With off-court issues possibly surpassing Michael Beasley’s game-performance shortcomings on the disappointment scale, plus a new personnel regime in place, the 24-year-old forward’s days with Phoenix Suns came to an end Tuesday.
The Suns and Beasley reached an agreement to terminate the contract of the troubled power forward.
The move on Tuesday will cost the franchise $7 million, a $2 million savings from what Beasley would have been due had he simply been waived. It also represents a significant reduction in what the hit on the team’s salary cap would have been.
Although Beasley’s in-game results did little to impress the new bosses, his actions away from the arena were hard to ignore.
Since January, Beasley has piled up three brushes with local law enforcement: one incident of speeding, investigation of an alleged sexual assault and suspicion of marijuana possession.
“We have high standards for all of our players,” Suns general manager Ryan McDonough said in a statement released by the team. “We expect them to represent the team and the community in a positive manner both on and off the court.”
Suns president of basketball operations Lon Babby said: “It is essential we demand the highest standards of personal and professional conduct as we develop a championship culture. Today’s action reflects our commitment to those standards.”
A little more than a year ago, the No. 2 pick in the 2008 NBA draft was brought to town in hopes he could become a much-needed scoring threat. A Suns team whose big swing at a playoff berth whiffed due in large part to a lack of offensive closer was desperate to add a player with at least some scoring chops.
“I guess, from a talent standpoint, it made sense,” an advance scout employed by another NBA team said of bringing in Beasley. “The money wasn’t all that prohibitive, really, and the guy has had some big moments scoring the ball. All of the peripheral stuff … I can’t say anything about that. I just watch what he does on the floor — things that go beyond the numbers.”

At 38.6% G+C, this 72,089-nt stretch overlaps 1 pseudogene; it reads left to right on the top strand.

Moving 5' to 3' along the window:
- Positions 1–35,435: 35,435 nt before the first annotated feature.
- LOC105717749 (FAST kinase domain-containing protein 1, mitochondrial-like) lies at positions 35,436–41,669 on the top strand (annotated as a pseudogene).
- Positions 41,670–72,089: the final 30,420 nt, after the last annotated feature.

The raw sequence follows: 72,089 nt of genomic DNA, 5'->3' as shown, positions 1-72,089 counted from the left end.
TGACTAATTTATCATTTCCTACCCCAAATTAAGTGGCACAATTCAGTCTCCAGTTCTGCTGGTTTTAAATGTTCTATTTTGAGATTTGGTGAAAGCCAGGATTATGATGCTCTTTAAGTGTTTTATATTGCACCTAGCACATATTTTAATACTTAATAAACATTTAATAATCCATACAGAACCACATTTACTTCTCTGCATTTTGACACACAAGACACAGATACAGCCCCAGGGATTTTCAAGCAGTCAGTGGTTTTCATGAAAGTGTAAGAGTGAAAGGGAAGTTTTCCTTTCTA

What types of things?
“Well, for the most part … he’s just not engaged all that often away from the ball,” the scout said. “At both ends, his focus drifts and it just kills what his team is trying to accomplish … whether it’s rotating or closing out in time or with effort on defense or making a hard cut on offense. He has the physical tools to succeed but rarely plays with a fire. Even when he has the ball, you can see that in how he tries to finish at the basket.”
Right, when Beasley did bypass his flat jumper for a trip to the rim, his reluctance to play to contact resulted in a disappointingly low number of free-throw attempts. He averaged 1.6 attempts in 20 minutes per game, and had 13 games of 20-plus minutes that ended with zero trips to the line.
Beasley also scored 20 or more points 12 times last season, those scattered salvos demonstrating the frustration potential he brings to a franchise. On the season, Beasley averaged 10 points and 3.8 rebounds per game.
His roller-coaster days of solid moments and abject disasters are underscored, a bit, by how poorly he played at US Airways Center. Beasley, who made a mediocre 44 percent of his field-goal attempts on the road, clicked on only 36 percent of his shots at home. Overall, he also shot worse as a starter than he did coming off the bench.
“A lot of people like to say he’s been kind of out of position as a small forward,” the scout said. “There’s probably something to that — he certainly has more trouble defensively on the perimeter. He’s no beast trying to guard power forwards, either, but a lot guys near his size play the four spot.”
A check of combine numbers reminds us that Beasley – listed at 6-foot-10 – was measured at an even 6-7 (without shoes) coming out of Kansas State. Sure, he may have gotten taller since then, and everyone plays with shoes, but there are some NBA power forwards working at a height similar to Beasley’s.
“It’s just a matter of how you approach the game,” the scout said, “and what people have convinced you is the best way for you to succeed. I’m sure a lot of coaches think he’s too short for the four.
“All of those things might be interesting to bat around, but the real issue is him not really doing himself any favors – regardless of the position – with how he approaches the game.”